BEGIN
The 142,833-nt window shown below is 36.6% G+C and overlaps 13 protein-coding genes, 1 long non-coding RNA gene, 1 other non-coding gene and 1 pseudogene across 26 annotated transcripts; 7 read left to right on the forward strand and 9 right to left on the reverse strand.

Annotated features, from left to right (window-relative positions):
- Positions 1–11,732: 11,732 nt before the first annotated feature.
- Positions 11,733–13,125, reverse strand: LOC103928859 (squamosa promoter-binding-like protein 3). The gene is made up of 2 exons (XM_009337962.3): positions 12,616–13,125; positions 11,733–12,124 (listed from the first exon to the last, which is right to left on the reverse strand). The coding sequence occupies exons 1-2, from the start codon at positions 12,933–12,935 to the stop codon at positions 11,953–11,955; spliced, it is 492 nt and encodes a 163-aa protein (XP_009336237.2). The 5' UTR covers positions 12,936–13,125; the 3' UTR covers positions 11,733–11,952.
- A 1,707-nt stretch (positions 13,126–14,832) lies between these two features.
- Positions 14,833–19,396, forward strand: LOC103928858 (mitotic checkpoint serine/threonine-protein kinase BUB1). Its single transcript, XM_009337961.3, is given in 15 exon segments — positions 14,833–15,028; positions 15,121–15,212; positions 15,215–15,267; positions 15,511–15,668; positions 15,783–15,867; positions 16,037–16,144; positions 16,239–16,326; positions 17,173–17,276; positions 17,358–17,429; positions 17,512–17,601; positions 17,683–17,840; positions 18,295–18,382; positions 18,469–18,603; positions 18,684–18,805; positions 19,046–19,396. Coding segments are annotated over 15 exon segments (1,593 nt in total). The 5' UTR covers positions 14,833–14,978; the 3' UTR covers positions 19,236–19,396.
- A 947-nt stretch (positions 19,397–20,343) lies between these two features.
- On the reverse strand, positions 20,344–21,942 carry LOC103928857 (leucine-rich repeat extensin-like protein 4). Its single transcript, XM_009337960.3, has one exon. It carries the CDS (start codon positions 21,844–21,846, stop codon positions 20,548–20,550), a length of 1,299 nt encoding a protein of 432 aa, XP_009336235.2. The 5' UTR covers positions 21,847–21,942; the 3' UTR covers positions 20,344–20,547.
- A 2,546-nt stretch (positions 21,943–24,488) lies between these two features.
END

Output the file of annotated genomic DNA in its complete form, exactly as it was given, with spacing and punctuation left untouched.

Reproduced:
The 142,833-nt window shown below is 36.6% G+C and overlaps 13 protein-coding genes, 1 long non-coding RNA gene, 1 other non-coding gene and 1 pseudogene across 26 annotated transcripts; 7 read left to right on the forward strand and 9 right to left on the reverse strand.

Annotated features, from left to right (window-relative positions):
- Positions 1–11,732: 11,732 nt before the first annotated feature.
- Positions 11,733–13,125, reverse strand: LOC103928859 (squamosa promoter-binding-like protein 3). The gene is made up of 2 exons (XM_009337962.3): positions 12,616–13,125; positions 11,733–12,124 (listed from the first exon to the last, which is right to left on the reverse strand). The coding sequence occupies exons 1-2, from the start codon at positions 12,933–12,935 to the stop codon at positions 11,953–11,955; spliced, it is 492 nt and encodes a 163-aa protein (XP_009336237.2). The 5' UTR covers positions 12,936–13,125; the 3' UTR covers positions 11,733–11,952.
- A 1,707-nt stretch (positions 13,126–14,832) lies between these two features.
- Positions 14,833–19,396, forward strand: LOC103928858 (mitotic checkpoint serine/threonine-protein kinase BUB1). Its single transcript, XM_009337961.3, is given in 15 exon segments — positions 14,833–15,028; positions 15,121–15,212; positions 15,215–15,267; positions 15,511–15,668; positions 15,783–15,867; positions 16,037–16,144; positions 16,239–16,326; positions 17,173–17,276; positions 17,358–17,429; positions 17,512–17,601; positions 17,683–17,840; positions 18,295–18,382; positions 18,469–18,603; positions 18,684–18,805; positions 19,046–19,396. Coding segments are annotated over 15 exon segments (1,593 nt in total). The 5' UTR covers positions 14,833–14,978; the 3' UTR covers positions 19,236–19,396.
- A 947-nt stretch (positions 19,397–20,343) lies between these two features.
- On the reverse strand, positions 20,344–21,942 carry LOC103928857 (leucine-rich repeat extensin-like protein 4). Its single transcript, XM_009337960.3, has one exon. It carries the CDS (start codon positions 21,844–21,846, stop codon positions 20,548–20,550), a length of 1,299 nt encoding a protein of 432 aa, XP_009336235.2. The 5' UTR covers positions 21,847–21,942; the 3' UTR covers positions 20,344–20,547.
- A 2,546-nt stretch (positions 21,943–24,488) lies between these two features.